When CBS wanted to visually portray “the perfect American small town” in the trailer of its highly touted series, Under the Dome, the camera came to rest on a classic white frame church building. Curiously, whenever TV and movie producers want to convey a sense of tradition and values, steeples come to their minds.
And, conversely, whenever they want to communicate hypocrisy, churches come to their minds. Or at least pastors do. Whenever a priest or pastor is portrayed in a television program there is a good chance he or she will be caught up in the villainy.
These opposing attitudes reveal a kind of cultural schizophrenia when it comes to churches. On the one hand, the church is symbolic of all that is good and commendable in human nature. People helping people. Believers who put into practice the great teachings of Jesus to turn the other cheek and to love others as we want to be loved.
But on the other hand, the church is also symbolic of the deepest kinds of human flaws. Many of us are old enough to remember when Jim and Tammy Faye Bakker’s empire crumbled due to his adultery, and Jimmy Swaggart’s tearful admission that he was involved with a hooker.
Ted Haggard’s very public resignation in 2006 from the Colorado Springs megachurch he founded and from leadership of the National Association of Evangelicals due to a homosexual liaison and drug use shocked conservative Christians across the nation.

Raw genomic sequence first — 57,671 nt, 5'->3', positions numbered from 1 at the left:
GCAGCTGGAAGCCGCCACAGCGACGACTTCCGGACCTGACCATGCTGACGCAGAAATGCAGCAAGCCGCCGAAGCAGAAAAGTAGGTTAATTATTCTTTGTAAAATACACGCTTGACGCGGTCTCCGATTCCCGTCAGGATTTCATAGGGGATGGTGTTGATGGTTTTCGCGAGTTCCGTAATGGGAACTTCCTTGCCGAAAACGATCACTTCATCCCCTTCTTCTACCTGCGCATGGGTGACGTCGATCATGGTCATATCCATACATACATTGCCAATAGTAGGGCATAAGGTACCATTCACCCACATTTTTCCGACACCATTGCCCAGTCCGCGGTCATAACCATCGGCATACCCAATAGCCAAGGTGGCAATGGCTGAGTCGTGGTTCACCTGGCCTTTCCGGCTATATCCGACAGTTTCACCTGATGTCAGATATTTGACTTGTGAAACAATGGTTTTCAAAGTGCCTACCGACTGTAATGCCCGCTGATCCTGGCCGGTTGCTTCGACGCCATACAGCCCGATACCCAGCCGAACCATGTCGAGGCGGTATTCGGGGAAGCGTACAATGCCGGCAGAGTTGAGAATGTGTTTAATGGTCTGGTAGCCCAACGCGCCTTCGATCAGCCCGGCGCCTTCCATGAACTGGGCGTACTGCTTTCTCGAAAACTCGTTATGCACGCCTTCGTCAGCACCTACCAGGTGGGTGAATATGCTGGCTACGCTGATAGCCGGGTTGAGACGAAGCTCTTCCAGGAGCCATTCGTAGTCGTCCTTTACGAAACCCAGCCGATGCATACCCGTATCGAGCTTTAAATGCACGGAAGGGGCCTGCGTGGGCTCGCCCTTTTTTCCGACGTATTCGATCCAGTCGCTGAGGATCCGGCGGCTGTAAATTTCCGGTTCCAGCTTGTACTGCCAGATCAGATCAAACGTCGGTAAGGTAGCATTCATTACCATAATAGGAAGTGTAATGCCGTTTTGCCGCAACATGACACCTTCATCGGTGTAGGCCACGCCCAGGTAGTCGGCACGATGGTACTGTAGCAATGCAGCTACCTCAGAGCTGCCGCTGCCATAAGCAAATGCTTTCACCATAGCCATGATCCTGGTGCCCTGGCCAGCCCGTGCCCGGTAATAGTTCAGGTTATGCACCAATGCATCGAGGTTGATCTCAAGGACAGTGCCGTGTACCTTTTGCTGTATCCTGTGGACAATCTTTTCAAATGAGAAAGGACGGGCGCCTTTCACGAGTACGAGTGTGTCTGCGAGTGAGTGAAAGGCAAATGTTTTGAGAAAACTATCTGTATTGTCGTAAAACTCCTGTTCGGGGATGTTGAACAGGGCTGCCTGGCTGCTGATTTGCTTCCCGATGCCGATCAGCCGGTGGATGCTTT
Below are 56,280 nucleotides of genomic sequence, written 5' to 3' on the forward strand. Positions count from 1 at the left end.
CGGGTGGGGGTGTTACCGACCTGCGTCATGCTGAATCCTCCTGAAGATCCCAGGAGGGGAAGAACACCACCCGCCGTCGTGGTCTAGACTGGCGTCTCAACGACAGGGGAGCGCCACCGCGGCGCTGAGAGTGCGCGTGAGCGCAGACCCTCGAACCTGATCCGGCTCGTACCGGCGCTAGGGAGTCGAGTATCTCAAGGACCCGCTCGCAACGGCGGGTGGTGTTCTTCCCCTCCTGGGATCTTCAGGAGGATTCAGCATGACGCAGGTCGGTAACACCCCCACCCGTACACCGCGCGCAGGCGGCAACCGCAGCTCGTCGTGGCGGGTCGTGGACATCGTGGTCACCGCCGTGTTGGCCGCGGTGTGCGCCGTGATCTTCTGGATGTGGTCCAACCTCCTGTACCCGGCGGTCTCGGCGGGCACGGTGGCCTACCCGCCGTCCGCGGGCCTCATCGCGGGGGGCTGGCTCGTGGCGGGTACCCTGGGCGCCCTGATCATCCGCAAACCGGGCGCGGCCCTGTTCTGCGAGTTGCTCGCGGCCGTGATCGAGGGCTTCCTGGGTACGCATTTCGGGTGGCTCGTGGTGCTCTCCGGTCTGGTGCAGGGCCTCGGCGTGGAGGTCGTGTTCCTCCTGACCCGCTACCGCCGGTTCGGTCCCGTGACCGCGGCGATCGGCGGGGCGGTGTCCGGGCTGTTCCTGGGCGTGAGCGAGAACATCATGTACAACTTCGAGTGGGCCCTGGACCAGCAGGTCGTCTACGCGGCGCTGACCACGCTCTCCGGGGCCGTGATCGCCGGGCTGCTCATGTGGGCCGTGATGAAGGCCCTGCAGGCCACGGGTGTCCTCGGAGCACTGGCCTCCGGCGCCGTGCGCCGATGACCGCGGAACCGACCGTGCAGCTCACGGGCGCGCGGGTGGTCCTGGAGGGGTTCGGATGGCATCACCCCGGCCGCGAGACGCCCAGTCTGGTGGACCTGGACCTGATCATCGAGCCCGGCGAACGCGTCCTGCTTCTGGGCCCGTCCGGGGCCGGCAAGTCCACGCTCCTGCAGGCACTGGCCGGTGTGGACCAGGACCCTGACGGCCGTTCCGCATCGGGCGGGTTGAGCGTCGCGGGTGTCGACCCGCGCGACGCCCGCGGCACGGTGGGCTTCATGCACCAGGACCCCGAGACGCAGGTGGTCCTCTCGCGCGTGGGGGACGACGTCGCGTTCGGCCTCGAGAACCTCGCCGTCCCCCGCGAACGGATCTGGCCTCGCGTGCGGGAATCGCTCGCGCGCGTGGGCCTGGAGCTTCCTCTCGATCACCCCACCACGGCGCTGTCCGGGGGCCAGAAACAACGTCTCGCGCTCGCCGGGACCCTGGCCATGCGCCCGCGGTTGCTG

Of course, in terms of sheer numbers of offenses and damage to human beings, no group of clergy can match the Roman Catholics, but Baptists have had their share of public humiliation, too. Remember Lonnie Latham, former Southern Baptist Convention Executive Committee member and pastor of a Tulsa, Okla., church who was arrested for propositioning a police officer whom he thought was a male prostitute?
Just this week in Norfolk, David W. Smith, the former pastor of Trinity Lutheran Church, pleaded guilty to 10 counts of child porn possession.
Sadly, I could go on. And on. And these are only sexual charges. When you factor in general stupidity, pastors are also making the news. Who can forget or excuse the pure ugliness of Westboro Baptist Church demonstrations led by pastor Fred Phelps or the Quran burning debacle created by Florida pastor Terry Jones?
Recently two Colorado pastors blamed their state’s devastating wildfires on civil unions and Christian women wearing hats and pantsuits. Of course, they also blamed Christian men for “doing the metrosexual thing with their skinny pants and their little fairy shoes.”
For pure craziness, however, it is hard to beat California Baptist pastor Wiley Drake, whose crowning imbecility called for “imprecatory prayer” that President Obama would die.
Of course, some follow the example of Jim Bakker and have a foot in both camps.